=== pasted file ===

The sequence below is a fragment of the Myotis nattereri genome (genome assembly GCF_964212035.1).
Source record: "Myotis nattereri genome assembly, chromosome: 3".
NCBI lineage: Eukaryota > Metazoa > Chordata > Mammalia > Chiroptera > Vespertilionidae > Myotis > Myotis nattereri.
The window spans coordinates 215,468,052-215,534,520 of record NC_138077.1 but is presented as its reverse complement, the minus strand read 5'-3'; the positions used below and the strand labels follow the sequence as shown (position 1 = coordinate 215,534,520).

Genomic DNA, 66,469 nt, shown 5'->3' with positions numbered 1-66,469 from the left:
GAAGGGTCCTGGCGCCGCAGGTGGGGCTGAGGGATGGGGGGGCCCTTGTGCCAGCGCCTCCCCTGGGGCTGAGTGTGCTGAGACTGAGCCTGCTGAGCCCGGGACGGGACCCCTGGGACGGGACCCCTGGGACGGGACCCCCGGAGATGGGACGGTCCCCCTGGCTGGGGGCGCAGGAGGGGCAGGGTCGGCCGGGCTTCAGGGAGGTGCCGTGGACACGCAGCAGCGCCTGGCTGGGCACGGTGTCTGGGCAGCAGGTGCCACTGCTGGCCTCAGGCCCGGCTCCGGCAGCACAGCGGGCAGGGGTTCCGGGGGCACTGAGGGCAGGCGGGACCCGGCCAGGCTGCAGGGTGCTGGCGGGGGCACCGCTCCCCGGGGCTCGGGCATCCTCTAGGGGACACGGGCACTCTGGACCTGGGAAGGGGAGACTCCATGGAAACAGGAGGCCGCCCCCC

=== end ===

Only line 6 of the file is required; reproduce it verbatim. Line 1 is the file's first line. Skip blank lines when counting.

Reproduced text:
GAAGGGTCCTGGCGCCGCAGGTGGGGCTGAGGGATGGGGGGGCCCTTGTGCCAGCGCCTCCCCTGGGGCTGAGTGTGCTGAGACTGAGCCTGCTGAGCCCGGGACGGGACCCCTGGGACGGGACCCCTGGGACGGGACCCCCGGAGATGGGACGGTCCCCCTGGCTGGGGGCGCAGGAGGGGCAGGGTCGGCCGGGCTTCAGGGAGGTGCCGTGGACACGCAGCAGCGCCTGGCTGGGCACGGTGTCTGGGCAGCAGGTGCCACTGCTGGCCTCAGGCCCGGCTCCGGCAGCACAGCGGGCAGGGGTTCCGGGGGCACTGAGGGCAGGCGGGACCCGGCCAGGCTGCAGGGTGCTGGCGGGGGCACCGCTCCCCGGGGCTCGGGCATCCTCTAGGGGACACGGGCACTCTGGACCTGGGAAGGGGAGACTCCATGGAAACAGGAGGCCGCCCCCC